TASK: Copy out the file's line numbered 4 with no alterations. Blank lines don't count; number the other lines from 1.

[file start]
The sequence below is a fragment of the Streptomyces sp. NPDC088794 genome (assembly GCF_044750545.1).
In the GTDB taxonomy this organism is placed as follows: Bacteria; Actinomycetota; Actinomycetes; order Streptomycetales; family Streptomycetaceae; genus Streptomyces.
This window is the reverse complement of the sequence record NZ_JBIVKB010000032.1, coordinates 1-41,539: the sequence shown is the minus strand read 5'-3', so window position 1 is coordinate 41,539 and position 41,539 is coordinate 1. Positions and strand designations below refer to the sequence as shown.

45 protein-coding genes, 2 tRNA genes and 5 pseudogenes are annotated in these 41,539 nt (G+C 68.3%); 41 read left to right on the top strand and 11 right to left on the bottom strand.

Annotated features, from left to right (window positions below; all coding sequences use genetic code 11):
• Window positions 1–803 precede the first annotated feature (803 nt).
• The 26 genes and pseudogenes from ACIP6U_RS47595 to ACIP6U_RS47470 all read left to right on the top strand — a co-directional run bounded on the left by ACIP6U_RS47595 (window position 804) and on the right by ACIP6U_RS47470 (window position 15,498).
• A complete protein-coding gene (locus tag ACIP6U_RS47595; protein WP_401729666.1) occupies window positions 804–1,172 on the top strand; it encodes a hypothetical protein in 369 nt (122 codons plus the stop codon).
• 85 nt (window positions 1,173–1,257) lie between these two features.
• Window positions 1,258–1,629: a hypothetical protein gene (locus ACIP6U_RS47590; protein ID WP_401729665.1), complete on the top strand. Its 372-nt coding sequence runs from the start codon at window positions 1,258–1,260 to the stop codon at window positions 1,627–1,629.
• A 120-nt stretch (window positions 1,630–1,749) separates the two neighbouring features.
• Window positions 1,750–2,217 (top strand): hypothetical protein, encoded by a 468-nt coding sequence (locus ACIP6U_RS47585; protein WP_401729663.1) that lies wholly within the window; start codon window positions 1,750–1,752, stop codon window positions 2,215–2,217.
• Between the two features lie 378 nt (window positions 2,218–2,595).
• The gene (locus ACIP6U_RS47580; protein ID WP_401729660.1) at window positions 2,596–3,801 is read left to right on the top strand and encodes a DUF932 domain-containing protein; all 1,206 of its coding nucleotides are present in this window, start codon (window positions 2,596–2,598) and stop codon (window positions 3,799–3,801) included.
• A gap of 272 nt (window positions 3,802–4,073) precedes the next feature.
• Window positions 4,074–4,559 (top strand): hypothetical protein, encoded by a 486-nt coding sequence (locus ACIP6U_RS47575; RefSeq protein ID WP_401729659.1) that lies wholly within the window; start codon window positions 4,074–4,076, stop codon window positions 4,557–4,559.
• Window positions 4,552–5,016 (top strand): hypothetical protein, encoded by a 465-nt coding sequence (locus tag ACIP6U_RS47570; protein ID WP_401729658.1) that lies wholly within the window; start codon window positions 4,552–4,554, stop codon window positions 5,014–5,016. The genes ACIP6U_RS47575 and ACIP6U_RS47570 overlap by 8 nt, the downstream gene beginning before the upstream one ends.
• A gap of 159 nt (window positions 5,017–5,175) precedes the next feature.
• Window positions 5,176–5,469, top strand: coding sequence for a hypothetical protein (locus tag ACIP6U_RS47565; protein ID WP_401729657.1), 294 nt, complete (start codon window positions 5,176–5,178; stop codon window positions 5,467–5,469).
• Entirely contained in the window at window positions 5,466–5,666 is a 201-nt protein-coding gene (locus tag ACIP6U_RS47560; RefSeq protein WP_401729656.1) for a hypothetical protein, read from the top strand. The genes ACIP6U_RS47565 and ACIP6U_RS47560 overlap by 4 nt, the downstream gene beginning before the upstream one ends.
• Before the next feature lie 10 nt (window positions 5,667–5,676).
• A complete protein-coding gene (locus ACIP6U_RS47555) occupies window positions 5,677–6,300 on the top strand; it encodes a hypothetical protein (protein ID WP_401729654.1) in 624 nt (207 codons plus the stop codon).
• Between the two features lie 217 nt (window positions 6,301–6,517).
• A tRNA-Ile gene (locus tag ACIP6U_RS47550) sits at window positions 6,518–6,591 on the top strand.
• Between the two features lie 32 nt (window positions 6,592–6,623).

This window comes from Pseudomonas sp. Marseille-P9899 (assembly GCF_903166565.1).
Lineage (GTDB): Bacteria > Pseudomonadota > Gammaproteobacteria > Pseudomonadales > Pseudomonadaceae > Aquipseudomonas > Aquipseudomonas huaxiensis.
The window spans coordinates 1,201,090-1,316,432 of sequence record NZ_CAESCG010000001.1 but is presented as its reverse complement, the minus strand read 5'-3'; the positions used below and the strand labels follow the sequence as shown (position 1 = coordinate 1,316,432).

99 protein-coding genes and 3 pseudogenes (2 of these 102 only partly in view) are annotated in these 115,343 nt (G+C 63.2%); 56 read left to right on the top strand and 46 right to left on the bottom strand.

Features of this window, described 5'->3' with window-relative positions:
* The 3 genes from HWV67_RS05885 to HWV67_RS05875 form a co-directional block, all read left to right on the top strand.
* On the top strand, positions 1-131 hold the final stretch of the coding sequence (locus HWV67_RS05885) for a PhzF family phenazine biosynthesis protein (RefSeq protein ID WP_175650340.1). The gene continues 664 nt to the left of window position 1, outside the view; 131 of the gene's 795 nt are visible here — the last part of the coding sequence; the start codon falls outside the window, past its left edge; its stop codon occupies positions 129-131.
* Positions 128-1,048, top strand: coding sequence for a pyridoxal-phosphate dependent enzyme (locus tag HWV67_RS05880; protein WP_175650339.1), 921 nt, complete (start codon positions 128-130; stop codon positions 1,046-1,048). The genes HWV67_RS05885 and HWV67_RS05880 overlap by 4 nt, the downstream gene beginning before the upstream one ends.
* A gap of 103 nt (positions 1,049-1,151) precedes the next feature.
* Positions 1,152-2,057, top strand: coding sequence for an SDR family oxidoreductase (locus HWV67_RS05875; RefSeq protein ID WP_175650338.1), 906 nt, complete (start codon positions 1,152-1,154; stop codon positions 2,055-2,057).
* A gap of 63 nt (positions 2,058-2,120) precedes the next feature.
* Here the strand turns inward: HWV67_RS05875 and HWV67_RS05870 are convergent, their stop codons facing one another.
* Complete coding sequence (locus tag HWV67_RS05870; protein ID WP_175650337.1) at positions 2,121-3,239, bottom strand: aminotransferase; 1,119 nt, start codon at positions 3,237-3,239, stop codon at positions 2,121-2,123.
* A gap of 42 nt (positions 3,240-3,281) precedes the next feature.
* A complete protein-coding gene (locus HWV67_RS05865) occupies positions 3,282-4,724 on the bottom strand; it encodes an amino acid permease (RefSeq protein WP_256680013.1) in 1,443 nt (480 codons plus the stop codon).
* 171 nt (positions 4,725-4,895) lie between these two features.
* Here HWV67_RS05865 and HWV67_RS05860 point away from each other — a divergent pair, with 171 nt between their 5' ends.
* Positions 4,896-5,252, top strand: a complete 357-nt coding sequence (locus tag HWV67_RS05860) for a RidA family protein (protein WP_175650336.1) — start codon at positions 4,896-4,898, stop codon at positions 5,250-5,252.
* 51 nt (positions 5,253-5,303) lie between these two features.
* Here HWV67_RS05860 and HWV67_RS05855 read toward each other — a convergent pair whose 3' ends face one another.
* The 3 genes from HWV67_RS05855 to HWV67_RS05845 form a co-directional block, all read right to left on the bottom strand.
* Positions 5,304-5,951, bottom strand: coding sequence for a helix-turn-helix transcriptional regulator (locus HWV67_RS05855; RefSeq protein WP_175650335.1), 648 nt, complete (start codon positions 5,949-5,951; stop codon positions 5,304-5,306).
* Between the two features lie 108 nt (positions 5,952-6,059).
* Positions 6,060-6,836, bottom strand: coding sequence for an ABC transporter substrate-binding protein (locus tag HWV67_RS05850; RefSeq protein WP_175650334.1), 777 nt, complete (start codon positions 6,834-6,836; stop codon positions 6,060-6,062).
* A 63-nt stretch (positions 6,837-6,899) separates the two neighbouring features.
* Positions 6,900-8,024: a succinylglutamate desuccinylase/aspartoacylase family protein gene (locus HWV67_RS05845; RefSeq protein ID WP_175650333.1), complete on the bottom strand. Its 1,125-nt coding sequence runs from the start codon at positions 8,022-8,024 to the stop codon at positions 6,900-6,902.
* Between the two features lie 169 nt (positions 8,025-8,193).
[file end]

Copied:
45 protein-coding genes, 2 tRNA genes and 5 pseudogenes are annotated in these 41,539 nt (G+C 68.3%); 41 read left to right on the top strand and 11 right to left on the bottom strand.